Class runner-up Zenji had started four minutes prior, and crew man Mike Toppa said it was when Rosehearty “cut the corner on us on the first beat” that they were first passed. “We caught up with them, got bow-to-bow, but they put their spinnaker up quicker,” he said. “They deserve to win.”

As for the first try here using the ORCsy rule, Toppa said, “I love it. We saw last week at Loro Piana that it was really accurate, and the test was the bigger boats and ketches – boats with more than one mast…how was it going to go? It was a really good starting point, much better than it has ever been before. Everyone’s positive and happy about it.”

Tom Whidden, another America’s Cup veteran with 12 or more Bucket regattas under his belt, agreed. (He is serving as tactician on the 37.2-metre Vitters sloop Ghost, which finished fifth today among the Gazelles.)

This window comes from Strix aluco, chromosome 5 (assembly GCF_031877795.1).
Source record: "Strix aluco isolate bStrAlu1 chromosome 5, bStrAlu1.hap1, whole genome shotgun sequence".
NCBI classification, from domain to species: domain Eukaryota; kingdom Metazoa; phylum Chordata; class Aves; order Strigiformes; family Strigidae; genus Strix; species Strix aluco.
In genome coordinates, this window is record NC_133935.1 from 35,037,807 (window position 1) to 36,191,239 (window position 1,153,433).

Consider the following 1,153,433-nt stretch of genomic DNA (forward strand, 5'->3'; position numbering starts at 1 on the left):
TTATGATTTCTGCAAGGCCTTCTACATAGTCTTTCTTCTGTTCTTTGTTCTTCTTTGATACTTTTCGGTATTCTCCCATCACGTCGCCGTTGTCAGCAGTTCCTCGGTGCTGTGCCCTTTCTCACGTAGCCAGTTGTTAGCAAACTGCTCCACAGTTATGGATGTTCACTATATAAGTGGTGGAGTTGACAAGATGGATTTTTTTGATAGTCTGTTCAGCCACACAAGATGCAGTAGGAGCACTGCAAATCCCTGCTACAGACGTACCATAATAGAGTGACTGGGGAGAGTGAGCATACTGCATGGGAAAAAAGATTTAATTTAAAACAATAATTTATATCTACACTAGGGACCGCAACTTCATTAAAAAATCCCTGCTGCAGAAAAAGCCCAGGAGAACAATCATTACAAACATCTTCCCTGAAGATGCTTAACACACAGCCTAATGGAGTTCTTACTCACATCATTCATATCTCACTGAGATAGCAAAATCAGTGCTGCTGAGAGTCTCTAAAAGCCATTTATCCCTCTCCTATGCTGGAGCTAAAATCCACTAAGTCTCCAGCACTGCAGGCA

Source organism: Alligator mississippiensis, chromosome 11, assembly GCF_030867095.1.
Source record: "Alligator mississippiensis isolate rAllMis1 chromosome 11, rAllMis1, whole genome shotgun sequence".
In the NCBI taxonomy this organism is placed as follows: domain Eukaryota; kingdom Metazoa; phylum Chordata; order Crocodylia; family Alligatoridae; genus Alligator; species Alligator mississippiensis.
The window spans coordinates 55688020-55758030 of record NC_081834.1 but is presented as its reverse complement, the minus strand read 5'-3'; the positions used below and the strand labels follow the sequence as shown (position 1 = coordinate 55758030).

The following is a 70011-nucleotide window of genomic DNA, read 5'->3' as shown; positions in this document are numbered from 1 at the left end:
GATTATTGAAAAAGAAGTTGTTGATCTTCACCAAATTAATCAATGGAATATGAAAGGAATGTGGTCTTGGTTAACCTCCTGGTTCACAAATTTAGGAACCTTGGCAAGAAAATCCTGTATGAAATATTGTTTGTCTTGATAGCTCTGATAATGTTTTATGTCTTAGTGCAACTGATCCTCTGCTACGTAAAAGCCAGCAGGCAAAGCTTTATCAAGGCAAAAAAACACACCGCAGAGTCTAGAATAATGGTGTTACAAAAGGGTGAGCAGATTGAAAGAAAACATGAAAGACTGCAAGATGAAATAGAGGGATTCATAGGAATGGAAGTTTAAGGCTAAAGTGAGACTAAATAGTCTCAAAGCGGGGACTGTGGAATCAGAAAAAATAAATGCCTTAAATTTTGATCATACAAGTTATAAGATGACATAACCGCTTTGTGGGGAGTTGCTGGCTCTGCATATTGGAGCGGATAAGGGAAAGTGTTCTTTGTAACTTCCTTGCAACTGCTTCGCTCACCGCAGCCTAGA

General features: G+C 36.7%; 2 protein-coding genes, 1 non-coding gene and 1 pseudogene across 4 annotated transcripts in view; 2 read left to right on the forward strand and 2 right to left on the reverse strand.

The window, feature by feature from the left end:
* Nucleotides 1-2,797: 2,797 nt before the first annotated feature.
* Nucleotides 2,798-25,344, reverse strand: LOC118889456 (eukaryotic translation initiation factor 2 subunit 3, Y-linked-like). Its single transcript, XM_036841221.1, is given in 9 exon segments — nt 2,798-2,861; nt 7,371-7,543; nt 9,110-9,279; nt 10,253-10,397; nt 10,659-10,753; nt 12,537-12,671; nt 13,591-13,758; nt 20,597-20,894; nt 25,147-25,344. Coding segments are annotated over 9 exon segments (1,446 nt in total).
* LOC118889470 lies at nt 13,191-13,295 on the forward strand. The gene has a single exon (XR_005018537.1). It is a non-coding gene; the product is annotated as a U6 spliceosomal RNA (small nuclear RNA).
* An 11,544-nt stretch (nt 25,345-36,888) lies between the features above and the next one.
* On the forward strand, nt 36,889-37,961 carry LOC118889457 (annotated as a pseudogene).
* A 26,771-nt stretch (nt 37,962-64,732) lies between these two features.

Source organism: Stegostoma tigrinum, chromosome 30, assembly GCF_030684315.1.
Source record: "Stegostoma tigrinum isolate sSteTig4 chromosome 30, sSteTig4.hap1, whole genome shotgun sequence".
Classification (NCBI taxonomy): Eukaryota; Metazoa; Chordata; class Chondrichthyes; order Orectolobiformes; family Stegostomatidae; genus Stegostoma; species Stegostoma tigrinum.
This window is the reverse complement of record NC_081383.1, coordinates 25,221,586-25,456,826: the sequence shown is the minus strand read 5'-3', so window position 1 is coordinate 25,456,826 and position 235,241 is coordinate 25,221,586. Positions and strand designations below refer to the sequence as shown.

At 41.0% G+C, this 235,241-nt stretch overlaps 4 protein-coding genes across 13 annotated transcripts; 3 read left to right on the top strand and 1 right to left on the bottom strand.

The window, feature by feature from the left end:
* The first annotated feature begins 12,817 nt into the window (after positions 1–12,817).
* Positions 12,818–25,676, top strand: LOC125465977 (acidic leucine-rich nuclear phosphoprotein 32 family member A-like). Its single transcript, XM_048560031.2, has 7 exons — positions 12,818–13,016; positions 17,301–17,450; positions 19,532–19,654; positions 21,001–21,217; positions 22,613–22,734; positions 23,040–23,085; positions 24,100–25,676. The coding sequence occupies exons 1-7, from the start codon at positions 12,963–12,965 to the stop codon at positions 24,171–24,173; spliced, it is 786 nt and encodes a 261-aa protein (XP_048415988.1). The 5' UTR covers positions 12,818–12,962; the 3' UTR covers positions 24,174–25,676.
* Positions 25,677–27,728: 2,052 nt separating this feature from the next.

“If you didn’t like today, you don’t like sailing,” he said, describing conditions as “typical of St. Barths, with easterly trade winds ranging from 13-16 knots. “Change is always good, and owners are enthusiastic to see if there is a more equitable system than what we’ve been using. These boats are very difficult to handicap properly, and there are a lot of good, smart people who are trying to do that. As long as we have people who care about this involved (with the rule), we’ll do well. Afterall, you can’t find a more fantastic place to sail or more beautiful big boats in the world, so if we can find a way to make the racing better, more people will do it and everybody benefits.”